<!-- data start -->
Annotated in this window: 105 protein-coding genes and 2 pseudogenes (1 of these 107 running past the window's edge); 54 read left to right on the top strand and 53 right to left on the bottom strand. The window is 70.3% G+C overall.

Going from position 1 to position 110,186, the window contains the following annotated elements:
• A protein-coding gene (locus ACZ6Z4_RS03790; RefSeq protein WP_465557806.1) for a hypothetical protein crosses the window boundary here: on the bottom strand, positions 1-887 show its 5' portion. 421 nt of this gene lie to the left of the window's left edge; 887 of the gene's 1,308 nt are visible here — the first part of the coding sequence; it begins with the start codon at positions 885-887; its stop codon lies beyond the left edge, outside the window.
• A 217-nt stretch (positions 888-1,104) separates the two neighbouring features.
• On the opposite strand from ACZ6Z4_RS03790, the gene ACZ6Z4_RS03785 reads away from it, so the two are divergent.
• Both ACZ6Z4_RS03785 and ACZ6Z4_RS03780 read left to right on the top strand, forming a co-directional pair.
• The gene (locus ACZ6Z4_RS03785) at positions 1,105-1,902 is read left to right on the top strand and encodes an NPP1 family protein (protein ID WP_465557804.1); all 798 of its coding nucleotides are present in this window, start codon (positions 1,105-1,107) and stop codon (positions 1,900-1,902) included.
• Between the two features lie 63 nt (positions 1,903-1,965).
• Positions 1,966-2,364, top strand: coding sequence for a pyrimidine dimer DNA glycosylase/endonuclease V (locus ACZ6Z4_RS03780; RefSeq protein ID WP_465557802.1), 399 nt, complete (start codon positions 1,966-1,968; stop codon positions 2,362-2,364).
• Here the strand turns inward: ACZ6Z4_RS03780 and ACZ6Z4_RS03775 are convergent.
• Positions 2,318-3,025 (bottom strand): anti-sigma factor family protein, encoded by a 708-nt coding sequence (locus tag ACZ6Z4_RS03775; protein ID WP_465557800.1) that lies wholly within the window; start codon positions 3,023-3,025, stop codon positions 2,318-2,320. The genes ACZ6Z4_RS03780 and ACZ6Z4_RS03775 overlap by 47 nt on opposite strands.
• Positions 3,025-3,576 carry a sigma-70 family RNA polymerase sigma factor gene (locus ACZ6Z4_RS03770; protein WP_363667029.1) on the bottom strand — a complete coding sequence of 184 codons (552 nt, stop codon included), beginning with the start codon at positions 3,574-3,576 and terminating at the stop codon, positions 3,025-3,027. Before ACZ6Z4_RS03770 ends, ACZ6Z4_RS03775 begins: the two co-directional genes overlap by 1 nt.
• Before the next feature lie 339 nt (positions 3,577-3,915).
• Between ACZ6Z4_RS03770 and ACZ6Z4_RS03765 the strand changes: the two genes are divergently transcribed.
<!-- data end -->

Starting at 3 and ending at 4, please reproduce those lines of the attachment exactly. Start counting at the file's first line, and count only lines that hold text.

• A protein-coding gene (locus ACZ6Z4_RS03790; RefSeq protein WP_465557806.1) for a hypothetical protein crosses the window boundary here: on the bottom strand, positions 1-887 show its 5' portion. 421 nt of this gene lie to the left of the window's left edge; 887 of the gene's 1,308 nt are visible here — the first part of the coding sequence; it begins with the start codon at positions 885-887; its stop codon lies beyond the left edge, outside the window.
• A 217-nt stretch (positions 888-1,104) separates the two neighbouring features.